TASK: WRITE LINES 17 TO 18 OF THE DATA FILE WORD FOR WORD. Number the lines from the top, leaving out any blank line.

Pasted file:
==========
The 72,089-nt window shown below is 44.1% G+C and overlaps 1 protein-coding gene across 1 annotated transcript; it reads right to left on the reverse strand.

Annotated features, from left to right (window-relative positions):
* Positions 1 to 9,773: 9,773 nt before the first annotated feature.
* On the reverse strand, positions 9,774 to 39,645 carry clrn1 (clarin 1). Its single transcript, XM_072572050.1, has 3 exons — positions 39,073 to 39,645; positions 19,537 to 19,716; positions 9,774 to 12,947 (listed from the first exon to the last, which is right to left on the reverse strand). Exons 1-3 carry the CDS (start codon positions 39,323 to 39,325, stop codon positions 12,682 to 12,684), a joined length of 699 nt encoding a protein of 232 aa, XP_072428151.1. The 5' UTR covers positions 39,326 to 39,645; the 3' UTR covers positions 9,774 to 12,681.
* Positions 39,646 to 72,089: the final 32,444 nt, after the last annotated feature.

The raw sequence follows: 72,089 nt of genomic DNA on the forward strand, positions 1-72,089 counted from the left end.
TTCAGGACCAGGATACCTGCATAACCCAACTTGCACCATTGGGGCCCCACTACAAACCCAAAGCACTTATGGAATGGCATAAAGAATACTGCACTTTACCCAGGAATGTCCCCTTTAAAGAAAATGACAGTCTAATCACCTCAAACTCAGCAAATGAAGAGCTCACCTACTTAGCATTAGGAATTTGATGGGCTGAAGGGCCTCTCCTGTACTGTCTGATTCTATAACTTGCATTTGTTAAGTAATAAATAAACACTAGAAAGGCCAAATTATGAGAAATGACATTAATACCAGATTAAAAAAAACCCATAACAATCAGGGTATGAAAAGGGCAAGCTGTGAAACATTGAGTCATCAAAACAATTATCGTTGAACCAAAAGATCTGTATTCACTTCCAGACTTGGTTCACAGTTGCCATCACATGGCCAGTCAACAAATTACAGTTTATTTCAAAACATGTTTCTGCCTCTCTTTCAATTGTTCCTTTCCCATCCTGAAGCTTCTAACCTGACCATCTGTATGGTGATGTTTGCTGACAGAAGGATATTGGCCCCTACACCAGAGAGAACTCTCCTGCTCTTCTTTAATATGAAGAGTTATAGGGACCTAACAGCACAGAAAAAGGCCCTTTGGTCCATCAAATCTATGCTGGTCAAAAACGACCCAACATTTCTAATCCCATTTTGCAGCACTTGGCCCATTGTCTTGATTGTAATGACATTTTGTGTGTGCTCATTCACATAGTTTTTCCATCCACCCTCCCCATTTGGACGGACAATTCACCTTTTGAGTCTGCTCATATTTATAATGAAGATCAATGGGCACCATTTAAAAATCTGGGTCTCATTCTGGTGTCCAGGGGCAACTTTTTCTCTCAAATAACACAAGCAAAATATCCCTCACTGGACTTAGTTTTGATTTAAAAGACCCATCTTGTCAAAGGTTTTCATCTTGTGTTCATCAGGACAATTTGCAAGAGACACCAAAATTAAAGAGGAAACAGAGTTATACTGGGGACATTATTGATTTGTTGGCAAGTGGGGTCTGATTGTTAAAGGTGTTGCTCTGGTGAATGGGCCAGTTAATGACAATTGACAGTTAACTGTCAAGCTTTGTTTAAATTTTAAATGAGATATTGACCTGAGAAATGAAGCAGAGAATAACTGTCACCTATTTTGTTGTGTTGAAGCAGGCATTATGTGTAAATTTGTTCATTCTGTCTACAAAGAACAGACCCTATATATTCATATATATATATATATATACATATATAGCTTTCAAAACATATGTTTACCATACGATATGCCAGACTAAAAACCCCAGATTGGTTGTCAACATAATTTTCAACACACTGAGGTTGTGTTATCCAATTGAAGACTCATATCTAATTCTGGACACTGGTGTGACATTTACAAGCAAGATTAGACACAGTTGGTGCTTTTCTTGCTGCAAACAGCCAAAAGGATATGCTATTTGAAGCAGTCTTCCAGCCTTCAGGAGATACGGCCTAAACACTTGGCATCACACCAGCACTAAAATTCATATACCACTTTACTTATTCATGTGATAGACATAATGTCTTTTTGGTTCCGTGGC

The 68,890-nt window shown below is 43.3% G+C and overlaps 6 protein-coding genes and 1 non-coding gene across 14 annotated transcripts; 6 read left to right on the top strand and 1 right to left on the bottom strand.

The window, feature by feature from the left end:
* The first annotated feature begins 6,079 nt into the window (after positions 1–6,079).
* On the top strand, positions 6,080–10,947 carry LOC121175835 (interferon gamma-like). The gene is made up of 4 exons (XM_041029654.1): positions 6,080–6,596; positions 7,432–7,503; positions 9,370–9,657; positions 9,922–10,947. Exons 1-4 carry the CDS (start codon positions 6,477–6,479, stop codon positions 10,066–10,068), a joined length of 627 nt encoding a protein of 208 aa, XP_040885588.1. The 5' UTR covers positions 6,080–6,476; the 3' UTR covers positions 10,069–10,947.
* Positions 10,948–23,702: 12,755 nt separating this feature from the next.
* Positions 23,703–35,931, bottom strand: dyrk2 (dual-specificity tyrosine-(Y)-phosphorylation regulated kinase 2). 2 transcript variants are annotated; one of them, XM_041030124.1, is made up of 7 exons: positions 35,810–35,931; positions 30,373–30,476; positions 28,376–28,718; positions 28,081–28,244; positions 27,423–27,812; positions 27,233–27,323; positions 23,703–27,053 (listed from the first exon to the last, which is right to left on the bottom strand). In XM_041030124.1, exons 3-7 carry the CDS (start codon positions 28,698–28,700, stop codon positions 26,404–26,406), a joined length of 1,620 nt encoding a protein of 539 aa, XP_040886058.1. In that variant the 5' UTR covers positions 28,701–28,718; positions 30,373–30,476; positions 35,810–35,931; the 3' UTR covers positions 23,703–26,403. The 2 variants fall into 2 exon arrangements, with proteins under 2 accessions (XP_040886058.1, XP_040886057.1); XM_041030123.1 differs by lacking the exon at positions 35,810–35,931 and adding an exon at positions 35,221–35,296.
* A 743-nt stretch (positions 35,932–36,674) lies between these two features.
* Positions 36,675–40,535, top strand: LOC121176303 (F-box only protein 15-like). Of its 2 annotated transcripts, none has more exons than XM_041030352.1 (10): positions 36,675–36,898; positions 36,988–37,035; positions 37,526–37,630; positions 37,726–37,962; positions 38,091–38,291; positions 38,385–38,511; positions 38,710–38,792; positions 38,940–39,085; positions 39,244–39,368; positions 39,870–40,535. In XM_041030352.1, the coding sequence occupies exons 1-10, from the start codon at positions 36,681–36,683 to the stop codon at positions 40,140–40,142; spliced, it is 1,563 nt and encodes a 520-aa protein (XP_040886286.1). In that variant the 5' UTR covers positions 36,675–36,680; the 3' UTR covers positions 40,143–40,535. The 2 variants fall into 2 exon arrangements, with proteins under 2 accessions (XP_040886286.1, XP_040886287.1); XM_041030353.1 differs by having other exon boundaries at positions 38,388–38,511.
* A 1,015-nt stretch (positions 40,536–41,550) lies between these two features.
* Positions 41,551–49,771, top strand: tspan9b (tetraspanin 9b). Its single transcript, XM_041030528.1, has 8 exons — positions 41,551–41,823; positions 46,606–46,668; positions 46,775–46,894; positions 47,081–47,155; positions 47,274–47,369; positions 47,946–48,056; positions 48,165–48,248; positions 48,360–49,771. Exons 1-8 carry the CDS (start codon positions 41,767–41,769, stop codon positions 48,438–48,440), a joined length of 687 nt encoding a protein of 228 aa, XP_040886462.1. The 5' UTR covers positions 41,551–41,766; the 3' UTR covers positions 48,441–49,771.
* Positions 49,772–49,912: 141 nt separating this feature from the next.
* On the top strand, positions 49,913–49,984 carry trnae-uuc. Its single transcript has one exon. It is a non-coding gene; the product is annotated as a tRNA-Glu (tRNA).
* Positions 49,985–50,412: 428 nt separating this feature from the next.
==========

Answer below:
* Positions 41,551–49,771, top strand: tspan9b (tetraspanin 9b). Its single transcript, XM_041030528.1, has 8 exons — positions 41,551–41,823; positions 46,606–46,668; positions 46,775–46,894; positions 47,081–47,155; positions 47,274–47,369; positions 47,946–48,056; positions 48,165–48,248; positions 48,360–49,771. Exons 1-8 carry the CDS (start codon positions 41,767–41,769, stop codon positions 48,438–48,440), a joined length of 687 nt encoding a protein of 228 aa, XP_040886462.1. The 5' UTR covers positions 41,551–41,766; the 3' UTR covers positions 48,441–49,771.
* Positions 49,772–49,912: 141 nt separating this feature from the next.